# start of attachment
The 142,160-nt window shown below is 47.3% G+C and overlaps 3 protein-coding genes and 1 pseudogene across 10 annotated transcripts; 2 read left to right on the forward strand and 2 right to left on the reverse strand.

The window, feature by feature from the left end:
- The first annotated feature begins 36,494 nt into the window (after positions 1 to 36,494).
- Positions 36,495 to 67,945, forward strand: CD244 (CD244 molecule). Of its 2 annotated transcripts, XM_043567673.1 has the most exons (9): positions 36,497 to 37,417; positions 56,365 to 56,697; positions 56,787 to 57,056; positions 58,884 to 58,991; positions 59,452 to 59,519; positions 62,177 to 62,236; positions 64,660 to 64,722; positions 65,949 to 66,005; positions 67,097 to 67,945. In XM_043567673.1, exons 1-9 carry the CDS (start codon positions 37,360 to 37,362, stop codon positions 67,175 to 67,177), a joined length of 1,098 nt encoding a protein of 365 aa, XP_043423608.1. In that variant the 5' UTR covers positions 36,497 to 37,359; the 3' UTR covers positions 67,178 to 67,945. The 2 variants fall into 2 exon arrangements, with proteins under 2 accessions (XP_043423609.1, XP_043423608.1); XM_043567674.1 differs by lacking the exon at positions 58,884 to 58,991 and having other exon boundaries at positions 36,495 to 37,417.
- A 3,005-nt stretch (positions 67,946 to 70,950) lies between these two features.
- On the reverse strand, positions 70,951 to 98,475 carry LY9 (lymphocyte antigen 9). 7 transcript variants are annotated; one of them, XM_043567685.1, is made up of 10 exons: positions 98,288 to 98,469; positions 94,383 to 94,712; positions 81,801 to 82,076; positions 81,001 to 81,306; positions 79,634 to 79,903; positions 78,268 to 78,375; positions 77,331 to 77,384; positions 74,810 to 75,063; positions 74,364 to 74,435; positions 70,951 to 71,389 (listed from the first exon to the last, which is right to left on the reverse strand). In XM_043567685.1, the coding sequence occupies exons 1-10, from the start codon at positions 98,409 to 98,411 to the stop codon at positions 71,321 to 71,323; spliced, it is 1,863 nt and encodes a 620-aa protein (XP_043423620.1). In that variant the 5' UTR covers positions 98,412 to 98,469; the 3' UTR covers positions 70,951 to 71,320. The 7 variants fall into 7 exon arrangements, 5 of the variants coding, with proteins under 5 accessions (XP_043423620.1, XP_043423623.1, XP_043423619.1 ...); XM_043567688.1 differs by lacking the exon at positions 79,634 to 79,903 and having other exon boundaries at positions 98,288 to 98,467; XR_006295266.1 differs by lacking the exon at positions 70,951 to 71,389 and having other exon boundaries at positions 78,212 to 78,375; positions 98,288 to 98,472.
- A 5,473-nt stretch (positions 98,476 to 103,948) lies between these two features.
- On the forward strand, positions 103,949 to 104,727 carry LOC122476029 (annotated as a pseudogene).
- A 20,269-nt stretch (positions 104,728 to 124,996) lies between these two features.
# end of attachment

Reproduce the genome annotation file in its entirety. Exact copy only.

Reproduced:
The 142,160-nt window shown below is 47.3% G+C and overlaps 3 protein-coding genes and 1 pseudogene across 10 annotated transcripts; 2 read left to right on the forward strand and 2 right to left on the reverse strand.

The window, feature by feature from the left end:
- The first annotated feature begins 36,494 nt into the window (after positions 1 to 36,494).
- Positions 36,495 to 67,945, forward strand: CD244 (CD244 molecule). Of its 2 annotated transcripts, XM_043567673.1 has the most exons (9): positions 36,497 to 37,417; positions 56,365 to 56,697; positions 56,787 to 57,056; positions 58,884 to 58,991; positions 59,452 to 59,519; positions 62,177 to 62,236; positions 64,660 to 64,722; positions 65,949 to 66,005; positions 67,097 to 67,945. In XM_043567673.1, exons 1-9 carry the CDS (start codon positions 37,360 to 37,362, stop codon positions 67,175 to 67,177), a joined length of 1,098 nt encoding a protein of 365 aa, XP_043423608.1. In that variant the 5' UTR covers positions 36,497 to 37,359; the 3' UTR covers positions 67,178 to 67,945. The 2 variants fall into 2 exon arrangements, with proteins under 2 accessions (XP_043423609.1, XP_043423608.1); XM_043567674.1 differs by lacking the exon at positions 58,884 to 58,991 and having other exon boundaries at positions 36,495 to 37,417.
- A 3,005-nt stretch (positions 67,946 to 70,950) lies between these two features.
- On the reverse strand, positions 70,951 to 98,475 carry LY9 (lymphocyte antigen 9). 7 transcript variants are annotated; one of them, XM_043567685.1, is made up of 10 exons: positions 98,288 to 98,469; positions 94,383 to 94,712; positions 81,801 to 82,076; positions 81,001 to 81,306; positions 79,634 to 79,903; positions 78,268 to 78,375; positions 77,331 to 77,384; positions 74,810 to 75,063; positions 74,364 to 74,435; positions 70,951 to 71,389 (listed from the first exon to the last, which is right to left on the reverse strand). In XM_043567685.1, the coding sequence occupies exons 1-10, from the start codon at positions 98,409 to 98,411 to the stop codon at positions 71,321 to 71,323; spliced, it is 1,863 nt and encodes a 620-aa protein (XP_043423620.1). In that variant the 5' UTR covers positions 98,412 to 98,469; the 3' UTR covers positions 70,951 to 71,320. The 7 variants fall into 7 exon arrangements, 5 of the variants coding, with proteins under 5 accessions (XP_043423620.1, XP_043423623.1, XP_043423619.1 ...); XM_043567688.1 differs by lacking the exon at positions 79,634 to 79,903 and having other exon boundaries at positions 98,288 to 98,467; XR_006295266.1 differs by lacking the exon at positions 70,951 to 71,389 and having other exon boundaries at positions 78,212 to 78,375; positions 98,288 to 98,472.
- A 5,473-nt stretch (positions 98,476 to 103,948) lies between these two features.
- On the forward strand, positions 103,949 to 104,727 carry LOC122476029 (annotated as a pseudogene).
- A 20,269-nt stretch (positions 104,728 to 124,996) lies between these two features.